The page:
by Uta Nabert
When it comes to learning how to make someone happy, Hector comes to my mind. Hector on Prince Edward Island. Prince Edward Island, the island before Canada. Canadians know how to be friendly and they are proud of it. And if there is one person who has mastered this discipline even more than the others, it is Hector. I met him on my world trip through North America, stayed with him as a guest for a few days. We had met through a friend.
For one weekend, I followed him on his usual paths of kindness. First of all, we had to „refuel“. We went to a chocolate store and bought tiny boxes with one piece of confectionery in each. Not expensive, but they made a difference.
Hector distributed the first of these to Jess on a cold February morning. Jess, his old friend. She could be counted on: Every Sunday morning, after the service, she squatted in front of the church in Charlottetown, the island’s main place: 17 years old, unkempt hair, bent glasses. Hector passed her after the service and made her smile every time: „Are you using a new cream Jess? Your skin is glowing!“ he asked today. Then she also beamed and he handed her chocolates and money.
Hector didn’t have much himself. After his carpentry shop burned down and the divorce was through, he was burned down too. Today, at over 70 years of age, he works as a farmhand in a riding stable. Aside from the fact that he can’t afford to retire, he seems to enjoy the work. His blue eyes usually sparkle and he likes to chat.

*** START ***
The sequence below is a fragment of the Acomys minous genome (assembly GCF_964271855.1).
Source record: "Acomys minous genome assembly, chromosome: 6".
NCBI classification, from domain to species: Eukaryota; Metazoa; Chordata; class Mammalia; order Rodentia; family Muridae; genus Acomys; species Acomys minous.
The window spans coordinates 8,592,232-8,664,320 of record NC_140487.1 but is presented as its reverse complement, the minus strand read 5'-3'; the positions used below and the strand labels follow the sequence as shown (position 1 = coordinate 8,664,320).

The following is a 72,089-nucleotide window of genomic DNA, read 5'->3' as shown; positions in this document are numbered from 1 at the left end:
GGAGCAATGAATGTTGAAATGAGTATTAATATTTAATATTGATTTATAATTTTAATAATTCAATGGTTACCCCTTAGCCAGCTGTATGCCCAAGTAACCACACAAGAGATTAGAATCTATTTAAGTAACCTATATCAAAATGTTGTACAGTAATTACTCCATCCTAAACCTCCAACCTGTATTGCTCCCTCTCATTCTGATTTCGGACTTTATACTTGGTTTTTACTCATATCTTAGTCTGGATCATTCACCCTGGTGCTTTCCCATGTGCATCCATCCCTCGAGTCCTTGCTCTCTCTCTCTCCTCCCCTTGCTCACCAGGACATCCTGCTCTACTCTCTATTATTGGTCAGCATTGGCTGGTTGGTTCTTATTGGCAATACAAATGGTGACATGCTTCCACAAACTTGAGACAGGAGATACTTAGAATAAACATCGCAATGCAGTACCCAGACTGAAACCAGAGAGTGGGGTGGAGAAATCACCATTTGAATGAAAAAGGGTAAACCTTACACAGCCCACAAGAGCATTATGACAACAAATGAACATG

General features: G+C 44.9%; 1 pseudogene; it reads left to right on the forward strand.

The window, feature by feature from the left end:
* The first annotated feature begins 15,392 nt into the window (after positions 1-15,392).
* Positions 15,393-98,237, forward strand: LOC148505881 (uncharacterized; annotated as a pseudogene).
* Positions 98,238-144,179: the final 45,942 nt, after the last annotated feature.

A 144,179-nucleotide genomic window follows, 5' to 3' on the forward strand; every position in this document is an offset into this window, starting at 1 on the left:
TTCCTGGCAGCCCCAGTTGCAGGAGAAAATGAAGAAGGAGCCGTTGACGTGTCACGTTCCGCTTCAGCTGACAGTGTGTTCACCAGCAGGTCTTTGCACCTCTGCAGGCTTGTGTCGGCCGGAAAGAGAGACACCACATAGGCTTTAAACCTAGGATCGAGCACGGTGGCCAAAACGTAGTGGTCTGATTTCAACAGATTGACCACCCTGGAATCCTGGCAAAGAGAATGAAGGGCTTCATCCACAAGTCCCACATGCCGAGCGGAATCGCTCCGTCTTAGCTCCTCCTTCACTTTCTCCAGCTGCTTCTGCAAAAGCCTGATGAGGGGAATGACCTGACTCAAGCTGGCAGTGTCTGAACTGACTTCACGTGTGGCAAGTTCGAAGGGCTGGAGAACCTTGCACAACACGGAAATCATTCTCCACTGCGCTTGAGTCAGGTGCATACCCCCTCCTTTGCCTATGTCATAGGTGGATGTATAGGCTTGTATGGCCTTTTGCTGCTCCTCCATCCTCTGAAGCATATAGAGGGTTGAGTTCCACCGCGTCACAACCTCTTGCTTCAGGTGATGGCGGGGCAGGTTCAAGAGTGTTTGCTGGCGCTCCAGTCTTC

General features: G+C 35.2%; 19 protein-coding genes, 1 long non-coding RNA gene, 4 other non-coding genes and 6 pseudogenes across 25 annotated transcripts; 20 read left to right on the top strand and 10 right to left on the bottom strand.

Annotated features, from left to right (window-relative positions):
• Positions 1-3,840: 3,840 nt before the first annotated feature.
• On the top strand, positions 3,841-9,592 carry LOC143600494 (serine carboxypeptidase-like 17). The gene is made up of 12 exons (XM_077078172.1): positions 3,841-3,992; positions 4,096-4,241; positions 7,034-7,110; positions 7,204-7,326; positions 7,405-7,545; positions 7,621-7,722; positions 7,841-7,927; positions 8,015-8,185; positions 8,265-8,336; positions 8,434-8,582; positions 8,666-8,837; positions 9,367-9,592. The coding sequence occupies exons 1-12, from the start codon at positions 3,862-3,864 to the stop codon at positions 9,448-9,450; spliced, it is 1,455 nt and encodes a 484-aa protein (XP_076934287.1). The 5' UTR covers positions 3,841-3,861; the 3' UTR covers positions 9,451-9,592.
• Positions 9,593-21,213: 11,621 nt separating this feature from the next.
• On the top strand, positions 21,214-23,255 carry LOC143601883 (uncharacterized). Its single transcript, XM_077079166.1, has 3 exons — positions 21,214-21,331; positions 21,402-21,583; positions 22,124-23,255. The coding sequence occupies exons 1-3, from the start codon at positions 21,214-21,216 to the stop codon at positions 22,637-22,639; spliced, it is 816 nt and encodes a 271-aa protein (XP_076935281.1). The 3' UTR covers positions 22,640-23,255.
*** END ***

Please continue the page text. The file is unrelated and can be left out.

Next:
Especially with Elisabeth, a very young waitress in the restaurant of the spa house, where he afforded breakfast every Sunday after the service. One morning she told him she had lost her grandfather and Hector tried to cheer her up. First with words of regret, a few minutes of chat later with compliments: „Anyway, you look fabulous again and you know that’s the only reason I’m here.“ She also got a chocolate and couldn’t help herself. She had to smile.
Hector the charitable
Hector likes talking about doing good. He wasn’t always like this, he says. It only started after the divorce. Hector, the family man no longer exists. Now he is Hector, the charitable one. That’s what makes up his new identity. Through his new way of approaching people, he has spun himself a gossamer, unstressable, yet far-reaching web of contacts: On Friday nights, he goes out – to a small restaurant in Charlottetown. He flirts with the waitresses, they ask him how he is doing. And finally, they watch with smiles as he plunders the candy jar on the counter. „For the poor,“ he says.
On Saturdays he goes to the weekly market and after buying tomatoes, potatoes and fish, he buys tiny bouquets of flowers and distributes them to the market women. Once he took the flowers to the hospital. That was when he was visiting a friend.But the bouquets were not meant for him, but for the sisters: „They work so hard.“ – I wasn’t there, but I can imagine the whirlwind of good cheer that Hector unleashed on the ward for a brief moment. Hector’s charm offensives are well received.
… was a freelance journalist for various German daily newspapers in Canada from 2019 to 2021. Now she works as a copywriter for Christoffel Blindenmission, an organization that, among other things, operates on cataracts in poor regions of the world.
More information about Uta can be found here: https://ohwieschoenistkanada.com/in-den-medien/
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